A special Christmas memorial built in Garyville

Published 12:00 am Wednesday, January 5, 2000

ANNA MONICA / L’Observateur / January 5, 2000

The atmosphere in the living room of the Terrio home in Garyville was warm and friendly. The Christmas decorations, some which were unique,added that special holiday touch. The conversation was neighborly, but theexpression and sentiment in Danny Terrio’s face as he spoke and the field in back of the house revealed a dramatic story Danny had held quietly in his memory and heart for a long time.

He told the story in the bonfire he built for Christmas Eve 1999.

About seven years ago, in an attempt to keep his young son, Donny, busy, Danny started making a bonfire to burn on Christmas Eve. There is plentyopen field in back of the home he shares with his wife Donna. The fieldbelongs to Vic Miano, who kindly allows it to be used.

Donna brings out pictures of former bonfires her Terrio men have put together, including the typical bonfire, a barn with a loft, the state Capitol, a spider about 40 feet across and a wrapped tepee which the neighborhood children painted, complete with totem poles.

This year, at first, Donny didn’t understand what his dad was trying to do.

But, as the Vietnam memorial began to unfold, 11-year-old Donny became fascinated and couldn’t wait to finish. The main structure was a carefullyconstructed replica of a hand grenade. The large soldier image is Danny,and the two headstones have the names of Danny’s buddies killed in action.

David Torres of Texas who had been on several missions with Danny was one of them. He had been a former Hell’s Angels biker member, but Dannyremembers him as one of the nicest people he had known. Zep was theother one. He had been in the process of getting his citizenship. He wasfrom the Midwest and was later made him a citizen anyhow.

The men were members of the U.S. Army 1st Aircav, Co. H, AirborneRangers. Often their duty was to scout and gather intelligence before therest of the ground troops went in. A treasured memento Danny has is hiscopy of the Presidential Unit Citation received by his company; one of only 10 given between 1969 and 1970. About 50 people in his unit received thisprestigious award.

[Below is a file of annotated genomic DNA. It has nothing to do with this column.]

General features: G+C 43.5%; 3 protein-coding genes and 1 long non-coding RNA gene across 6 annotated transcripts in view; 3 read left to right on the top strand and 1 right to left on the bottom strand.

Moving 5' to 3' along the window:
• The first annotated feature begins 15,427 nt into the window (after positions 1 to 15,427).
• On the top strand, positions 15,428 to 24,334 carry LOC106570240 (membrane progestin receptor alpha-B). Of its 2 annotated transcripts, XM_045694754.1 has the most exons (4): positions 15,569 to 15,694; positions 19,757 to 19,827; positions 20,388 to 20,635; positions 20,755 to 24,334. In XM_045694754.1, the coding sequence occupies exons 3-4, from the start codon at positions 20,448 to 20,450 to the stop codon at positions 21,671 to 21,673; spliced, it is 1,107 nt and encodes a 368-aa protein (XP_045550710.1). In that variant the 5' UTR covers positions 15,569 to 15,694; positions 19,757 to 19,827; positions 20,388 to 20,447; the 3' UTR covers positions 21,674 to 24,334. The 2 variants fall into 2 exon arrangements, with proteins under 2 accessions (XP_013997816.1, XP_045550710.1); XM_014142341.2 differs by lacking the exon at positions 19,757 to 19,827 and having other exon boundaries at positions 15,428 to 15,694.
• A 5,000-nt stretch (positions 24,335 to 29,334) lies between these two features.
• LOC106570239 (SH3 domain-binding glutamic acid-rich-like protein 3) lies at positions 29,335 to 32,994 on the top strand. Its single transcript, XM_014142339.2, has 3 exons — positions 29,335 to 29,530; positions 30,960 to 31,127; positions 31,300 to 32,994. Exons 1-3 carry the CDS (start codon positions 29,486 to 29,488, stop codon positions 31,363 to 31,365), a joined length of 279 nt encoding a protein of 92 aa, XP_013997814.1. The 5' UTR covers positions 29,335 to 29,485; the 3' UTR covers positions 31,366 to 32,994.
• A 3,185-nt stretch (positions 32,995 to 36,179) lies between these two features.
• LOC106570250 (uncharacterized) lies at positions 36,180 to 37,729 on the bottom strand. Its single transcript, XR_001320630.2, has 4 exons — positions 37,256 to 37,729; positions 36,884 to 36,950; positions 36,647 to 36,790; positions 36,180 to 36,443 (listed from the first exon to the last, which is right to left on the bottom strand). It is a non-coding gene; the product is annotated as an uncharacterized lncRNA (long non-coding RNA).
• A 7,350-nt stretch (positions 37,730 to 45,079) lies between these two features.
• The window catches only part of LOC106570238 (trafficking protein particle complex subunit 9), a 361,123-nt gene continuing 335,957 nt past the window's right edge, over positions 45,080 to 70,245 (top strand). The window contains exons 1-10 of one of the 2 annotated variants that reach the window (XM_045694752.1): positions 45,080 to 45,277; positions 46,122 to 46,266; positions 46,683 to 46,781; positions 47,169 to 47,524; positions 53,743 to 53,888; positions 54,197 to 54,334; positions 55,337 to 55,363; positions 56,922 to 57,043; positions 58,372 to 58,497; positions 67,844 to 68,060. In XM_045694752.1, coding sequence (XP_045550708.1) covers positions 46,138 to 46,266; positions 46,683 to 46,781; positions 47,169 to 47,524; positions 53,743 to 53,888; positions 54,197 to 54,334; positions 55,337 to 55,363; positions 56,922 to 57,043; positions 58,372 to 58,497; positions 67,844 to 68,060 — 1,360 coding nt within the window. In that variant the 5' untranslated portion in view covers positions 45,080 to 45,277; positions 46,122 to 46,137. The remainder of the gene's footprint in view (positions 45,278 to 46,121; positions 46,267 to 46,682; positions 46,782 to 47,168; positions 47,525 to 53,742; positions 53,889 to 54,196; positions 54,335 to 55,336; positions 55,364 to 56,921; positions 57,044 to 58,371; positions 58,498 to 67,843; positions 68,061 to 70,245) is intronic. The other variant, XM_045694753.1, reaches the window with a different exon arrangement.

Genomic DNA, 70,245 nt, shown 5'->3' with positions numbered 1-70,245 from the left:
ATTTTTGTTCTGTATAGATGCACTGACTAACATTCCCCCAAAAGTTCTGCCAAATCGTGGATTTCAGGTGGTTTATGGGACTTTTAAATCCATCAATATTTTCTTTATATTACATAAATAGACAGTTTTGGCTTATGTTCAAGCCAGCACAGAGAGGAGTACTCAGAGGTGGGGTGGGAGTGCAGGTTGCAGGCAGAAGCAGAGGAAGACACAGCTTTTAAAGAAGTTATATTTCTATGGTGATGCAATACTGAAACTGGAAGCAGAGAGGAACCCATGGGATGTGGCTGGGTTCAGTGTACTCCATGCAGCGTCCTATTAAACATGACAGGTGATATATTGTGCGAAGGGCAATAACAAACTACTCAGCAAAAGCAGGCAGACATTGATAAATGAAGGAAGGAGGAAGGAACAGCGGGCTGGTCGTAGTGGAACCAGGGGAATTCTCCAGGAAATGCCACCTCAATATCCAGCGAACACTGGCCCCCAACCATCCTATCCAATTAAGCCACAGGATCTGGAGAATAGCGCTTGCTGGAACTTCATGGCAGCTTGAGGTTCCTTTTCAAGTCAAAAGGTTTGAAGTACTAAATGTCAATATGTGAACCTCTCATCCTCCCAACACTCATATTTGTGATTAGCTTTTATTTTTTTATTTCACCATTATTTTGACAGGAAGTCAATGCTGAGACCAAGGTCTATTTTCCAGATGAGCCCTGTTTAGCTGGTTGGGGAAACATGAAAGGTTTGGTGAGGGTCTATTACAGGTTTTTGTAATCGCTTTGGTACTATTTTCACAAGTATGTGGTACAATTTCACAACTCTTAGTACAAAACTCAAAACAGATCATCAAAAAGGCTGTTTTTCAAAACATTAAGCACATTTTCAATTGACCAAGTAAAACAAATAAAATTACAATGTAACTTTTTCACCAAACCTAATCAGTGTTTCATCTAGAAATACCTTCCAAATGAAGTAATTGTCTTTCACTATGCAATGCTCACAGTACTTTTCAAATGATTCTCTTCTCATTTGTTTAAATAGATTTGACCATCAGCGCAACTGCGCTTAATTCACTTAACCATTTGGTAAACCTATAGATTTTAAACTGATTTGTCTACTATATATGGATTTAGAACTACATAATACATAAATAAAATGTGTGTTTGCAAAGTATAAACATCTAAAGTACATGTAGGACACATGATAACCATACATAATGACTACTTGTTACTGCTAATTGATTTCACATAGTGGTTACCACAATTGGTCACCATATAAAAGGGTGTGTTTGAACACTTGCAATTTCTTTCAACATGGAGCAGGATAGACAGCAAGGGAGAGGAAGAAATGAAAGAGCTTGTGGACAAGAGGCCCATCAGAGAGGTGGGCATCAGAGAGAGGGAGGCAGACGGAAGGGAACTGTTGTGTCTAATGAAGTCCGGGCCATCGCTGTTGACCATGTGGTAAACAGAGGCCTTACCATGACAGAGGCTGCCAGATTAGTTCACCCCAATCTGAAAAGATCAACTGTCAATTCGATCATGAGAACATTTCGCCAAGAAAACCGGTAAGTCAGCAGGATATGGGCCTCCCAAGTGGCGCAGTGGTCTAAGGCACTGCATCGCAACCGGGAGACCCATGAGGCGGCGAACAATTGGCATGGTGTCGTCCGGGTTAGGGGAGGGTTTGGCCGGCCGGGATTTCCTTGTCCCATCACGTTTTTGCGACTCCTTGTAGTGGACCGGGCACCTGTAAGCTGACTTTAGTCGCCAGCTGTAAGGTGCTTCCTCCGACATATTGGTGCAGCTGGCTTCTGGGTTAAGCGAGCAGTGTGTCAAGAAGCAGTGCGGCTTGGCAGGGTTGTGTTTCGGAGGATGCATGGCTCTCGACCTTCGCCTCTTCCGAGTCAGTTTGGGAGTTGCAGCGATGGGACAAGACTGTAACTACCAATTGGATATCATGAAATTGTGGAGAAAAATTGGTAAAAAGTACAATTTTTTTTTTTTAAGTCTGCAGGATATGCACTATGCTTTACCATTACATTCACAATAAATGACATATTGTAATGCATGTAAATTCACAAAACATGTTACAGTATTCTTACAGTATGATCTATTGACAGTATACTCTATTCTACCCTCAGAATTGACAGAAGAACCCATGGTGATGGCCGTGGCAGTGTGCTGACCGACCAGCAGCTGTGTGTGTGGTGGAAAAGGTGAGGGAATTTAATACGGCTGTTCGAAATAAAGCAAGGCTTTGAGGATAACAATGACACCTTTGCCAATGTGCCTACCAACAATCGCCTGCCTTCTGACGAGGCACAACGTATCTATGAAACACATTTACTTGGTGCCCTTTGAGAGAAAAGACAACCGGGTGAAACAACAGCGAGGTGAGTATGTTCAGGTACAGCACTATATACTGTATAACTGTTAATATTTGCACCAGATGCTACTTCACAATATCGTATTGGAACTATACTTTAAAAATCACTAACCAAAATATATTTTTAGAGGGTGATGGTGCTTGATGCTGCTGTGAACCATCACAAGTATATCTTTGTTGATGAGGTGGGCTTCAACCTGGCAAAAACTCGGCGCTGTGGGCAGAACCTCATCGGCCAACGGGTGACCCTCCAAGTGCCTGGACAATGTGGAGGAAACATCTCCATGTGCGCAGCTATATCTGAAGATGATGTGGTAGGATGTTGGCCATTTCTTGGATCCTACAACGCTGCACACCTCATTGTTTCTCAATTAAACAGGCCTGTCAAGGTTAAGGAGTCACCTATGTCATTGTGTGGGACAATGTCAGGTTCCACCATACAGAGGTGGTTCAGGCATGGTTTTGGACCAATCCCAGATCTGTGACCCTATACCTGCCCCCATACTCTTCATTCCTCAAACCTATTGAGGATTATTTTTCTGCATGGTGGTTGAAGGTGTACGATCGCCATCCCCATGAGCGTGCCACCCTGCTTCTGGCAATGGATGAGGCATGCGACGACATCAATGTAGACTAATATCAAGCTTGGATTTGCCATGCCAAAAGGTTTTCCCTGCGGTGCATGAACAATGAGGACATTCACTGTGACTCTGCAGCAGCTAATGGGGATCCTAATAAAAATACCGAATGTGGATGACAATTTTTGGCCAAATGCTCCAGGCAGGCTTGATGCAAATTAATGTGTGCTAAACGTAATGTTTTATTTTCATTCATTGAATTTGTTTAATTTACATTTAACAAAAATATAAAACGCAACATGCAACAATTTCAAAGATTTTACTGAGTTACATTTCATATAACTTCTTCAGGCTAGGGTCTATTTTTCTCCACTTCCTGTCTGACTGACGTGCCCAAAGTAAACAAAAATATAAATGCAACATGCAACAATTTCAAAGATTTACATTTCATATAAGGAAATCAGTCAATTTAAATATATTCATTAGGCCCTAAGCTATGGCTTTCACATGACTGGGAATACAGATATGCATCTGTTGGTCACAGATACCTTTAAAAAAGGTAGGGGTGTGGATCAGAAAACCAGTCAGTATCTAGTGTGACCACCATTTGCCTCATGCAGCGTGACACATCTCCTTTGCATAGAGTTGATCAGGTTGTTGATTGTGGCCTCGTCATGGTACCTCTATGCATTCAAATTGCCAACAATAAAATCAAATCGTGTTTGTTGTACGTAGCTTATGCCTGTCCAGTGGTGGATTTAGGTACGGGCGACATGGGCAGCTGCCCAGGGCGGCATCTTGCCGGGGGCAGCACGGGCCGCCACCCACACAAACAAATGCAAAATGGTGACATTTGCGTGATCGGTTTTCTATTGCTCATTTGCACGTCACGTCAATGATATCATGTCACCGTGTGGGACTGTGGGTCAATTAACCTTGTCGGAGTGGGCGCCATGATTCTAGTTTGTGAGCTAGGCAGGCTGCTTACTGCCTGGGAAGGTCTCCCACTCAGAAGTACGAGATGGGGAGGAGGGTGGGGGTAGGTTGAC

Now, 30 years later, Danny Terrio took his son into the empty field to build a memorial and release the memories of his Vietnam experience. Hehad been thinking about it all year. Donna truly believes the bonfire waspart of the healing process her husband must go through because of his Vietnam memories, and she was very supportive of his effort.

Danny remembers others, some classmates from Garyville who served in Vietnam, including Robert Torres, Wayne Stein, Carl Vicknair, Ronnie Hymel, Kerry Hymel, Floyd Michel Jr. and Dana Radcliffe. From Reservethere was Bruce Blythe and Timothy Remondet.

Danny also reacts when he sees or reads stories about Vietnam.

“Sometimes,” he says, “you have to make jokes to keep from crying.”By now, the Vietnam memorial bonfire has burned to the ground and become another memory. Danny pulls out his wallet and shows a religiousobject he carried all through his Vietnam action and 30 years since. DaveHeltz had given it to him, and it has special meaning. So does his familyand the life he has now. This year, too, that bonfire was quite special.It had been 30 years.

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